When Quality's a Priority, so is HIT
Hospitals could use the money—nearly half (48%) said the economy has forced them to delay 2011 capital projects. And another 40% said some projects have been eliminated altogether. But again, IT projects seem mostly safe from the axe. We asked leaders to name the clinical initiatives they've put off or scaled back. Most (48%) answered none, while a handful cited CPOE and EMRs (15% each).
Finally, investing in HIT makes sense when you consider that 52% of healthcare leaders say improvement to quality of care is their leading priority when it comes to assessing a capital need (34% said they determine funding by replacement need and only 14% said return on investment is the primary factor in the decision.)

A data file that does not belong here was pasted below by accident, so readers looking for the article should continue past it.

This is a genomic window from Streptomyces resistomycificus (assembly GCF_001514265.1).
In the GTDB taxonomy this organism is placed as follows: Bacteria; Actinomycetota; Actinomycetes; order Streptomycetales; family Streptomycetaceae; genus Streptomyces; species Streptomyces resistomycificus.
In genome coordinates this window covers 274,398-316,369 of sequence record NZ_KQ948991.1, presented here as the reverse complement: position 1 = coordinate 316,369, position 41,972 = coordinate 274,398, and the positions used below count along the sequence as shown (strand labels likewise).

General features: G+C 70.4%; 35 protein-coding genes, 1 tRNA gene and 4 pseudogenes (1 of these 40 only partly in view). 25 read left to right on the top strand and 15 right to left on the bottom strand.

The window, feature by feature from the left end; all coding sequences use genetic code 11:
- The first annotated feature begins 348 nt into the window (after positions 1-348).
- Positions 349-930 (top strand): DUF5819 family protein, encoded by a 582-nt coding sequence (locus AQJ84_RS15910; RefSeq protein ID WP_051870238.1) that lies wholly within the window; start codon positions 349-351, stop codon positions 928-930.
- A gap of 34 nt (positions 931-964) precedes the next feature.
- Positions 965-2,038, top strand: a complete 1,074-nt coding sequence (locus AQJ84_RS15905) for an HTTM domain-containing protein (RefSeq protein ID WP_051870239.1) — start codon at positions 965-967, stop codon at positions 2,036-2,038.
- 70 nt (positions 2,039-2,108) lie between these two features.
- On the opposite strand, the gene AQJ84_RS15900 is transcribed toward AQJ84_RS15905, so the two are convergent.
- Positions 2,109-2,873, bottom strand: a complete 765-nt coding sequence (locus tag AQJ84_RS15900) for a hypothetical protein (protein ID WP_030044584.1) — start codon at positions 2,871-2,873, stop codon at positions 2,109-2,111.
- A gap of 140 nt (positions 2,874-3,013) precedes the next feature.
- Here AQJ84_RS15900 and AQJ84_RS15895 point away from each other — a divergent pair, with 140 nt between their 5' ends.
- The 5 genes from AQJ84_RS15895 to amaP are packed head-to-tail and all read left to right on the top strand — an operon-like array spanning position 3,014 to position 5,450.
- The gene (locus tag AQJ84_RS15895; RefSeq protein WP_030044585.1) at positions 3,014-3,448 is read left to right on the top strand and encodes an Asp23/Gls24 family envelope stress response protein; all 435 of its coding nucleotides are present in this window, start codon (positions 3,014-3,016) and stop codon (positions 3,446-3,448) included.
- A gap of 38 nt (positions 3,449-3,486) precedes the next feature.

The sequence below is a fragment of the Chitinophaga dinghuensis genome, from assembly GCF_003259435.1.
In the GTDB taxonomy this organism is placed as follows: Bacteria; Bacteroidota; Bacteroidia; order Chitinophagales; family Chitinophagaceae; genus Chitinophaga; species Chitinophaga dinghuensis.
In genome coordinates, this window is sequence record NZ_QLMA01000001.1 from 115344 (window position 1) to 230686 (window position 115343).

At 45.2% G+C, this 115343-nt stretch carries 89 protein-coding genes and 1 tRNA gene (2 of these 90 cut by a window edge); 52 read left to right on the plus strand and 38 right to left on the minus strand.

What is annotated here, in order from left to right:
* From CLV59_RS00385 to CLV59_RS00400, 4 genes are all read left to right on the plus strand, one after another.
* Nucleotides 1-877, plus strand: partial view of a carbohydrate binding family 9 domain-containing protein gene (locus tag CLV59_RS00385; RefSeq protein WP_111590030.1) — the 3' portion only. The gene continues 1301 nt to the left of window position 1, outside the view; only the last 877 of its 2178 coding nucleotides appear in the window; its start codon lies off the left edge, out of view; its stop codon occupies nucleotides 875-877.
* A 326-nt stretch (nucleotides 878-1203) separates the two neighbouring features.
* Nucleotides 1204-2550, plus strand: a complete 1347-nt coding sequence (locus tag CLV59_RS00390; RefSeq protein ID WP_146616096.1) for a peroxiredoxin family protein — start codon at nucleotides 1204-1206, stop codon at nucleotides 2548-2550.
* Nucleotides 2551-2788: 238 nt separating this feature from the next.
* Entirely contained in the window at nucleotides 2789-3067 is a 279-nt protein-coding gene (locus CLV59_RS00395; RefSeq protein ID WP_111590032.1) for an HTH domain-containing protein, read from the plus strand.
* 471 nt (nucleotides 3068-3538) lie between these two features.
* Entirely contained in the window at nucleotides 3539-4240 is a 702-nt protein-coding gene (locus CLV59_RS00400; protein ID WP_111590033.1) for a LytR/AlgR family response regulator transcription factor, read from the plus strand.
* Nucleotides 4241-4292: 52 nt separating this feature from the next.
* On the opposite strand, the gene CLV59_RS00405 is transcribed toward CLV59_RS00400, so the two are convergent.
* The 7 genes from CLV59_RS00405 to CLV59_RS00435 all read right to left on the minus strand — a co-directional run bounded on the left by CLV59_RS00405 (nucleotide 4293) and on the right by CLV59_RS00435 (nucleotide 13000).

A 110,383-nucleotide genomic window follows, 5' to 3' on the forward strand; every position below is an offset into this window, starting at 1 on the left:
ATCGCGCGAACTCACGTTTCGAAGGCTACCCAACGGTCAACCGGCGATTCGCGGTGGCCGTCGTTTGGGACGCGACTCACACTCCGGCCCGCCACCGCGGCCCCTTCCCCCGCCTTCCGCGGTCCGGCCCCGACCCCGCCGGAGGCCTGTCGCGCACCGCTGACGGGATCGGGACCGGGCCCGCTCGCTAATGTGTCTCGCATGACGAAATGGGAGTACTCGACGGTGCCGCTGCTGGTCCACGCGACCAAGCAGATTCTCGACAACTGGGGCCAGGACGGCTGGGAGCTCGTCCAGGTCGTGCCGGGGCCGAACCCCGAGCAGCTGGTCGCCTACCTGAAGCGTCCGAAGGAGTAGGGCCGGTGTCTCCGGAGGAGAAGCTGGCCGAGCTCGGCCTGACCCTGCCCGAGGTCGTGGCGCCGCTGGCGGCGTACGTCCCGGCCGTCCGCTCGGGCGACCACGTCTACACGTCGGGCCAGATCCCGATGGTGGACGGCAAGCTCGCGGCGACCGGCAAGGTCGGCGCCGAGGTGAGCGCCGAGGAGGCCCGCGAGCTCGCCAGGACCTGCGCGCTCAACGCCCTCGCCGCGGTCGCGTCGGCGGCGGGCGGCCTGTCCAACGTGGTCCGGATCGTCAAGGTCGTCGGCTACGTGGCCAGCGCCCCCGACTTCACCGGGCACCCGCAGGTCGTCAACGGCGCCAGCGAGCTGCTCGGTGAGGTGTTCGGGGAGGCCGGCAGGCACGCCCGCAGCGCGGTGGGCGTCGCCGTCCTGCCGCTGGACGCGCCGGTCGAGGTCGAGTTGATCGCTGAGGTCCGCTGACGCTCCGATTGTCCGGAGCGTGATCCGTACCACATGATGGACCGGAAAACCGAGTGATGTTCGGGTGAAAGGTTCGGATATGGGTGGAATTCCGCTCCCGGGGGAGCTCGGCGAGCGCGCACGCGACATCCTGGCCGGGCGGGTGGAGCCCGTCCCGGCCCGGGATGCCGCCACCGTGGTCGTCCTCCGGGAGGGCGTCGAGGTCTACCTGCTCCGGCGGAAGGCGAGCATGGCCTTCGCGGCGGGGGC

"Clinically, with all that's now being measured in terms of quality and patient satisfaction and how it will impact reimbursements, you really have to [invest in electronic medical records] just to keep up," LaBonte says.
Be sure to check the most recent HealthLeaders Media Intelligence Report, 2011 Capital Spend: EMR Dominates Budgets. Turn to page 8 to read Minich-Pourshadi's excellent analysis: "Tech Dominates Capital Budgets as Caution Continues."
- CEO Exchange: Preparing for Population Health
- EHR Systems 'Immature, Costly,' AMA Says
- Better HCAHPS Scores Protect Revenue
- Advocate, NorthShore Deal Would Create 16-Hospital System
- Narrow Networks Cut Costs, Not Quality, Economists Say
- 3 Strategies for Retaining Millennial Employees
- 'Early Offer' Malpractice Programs May Spur Reform
- Interstate Medical Licensure Effort Advances
- Power of price: In South FL and the nation, healthcare costs often are shrouded in secrecy
- Two NY hospitals to offer free hip and knee replacement surgeries for qualifying patients in December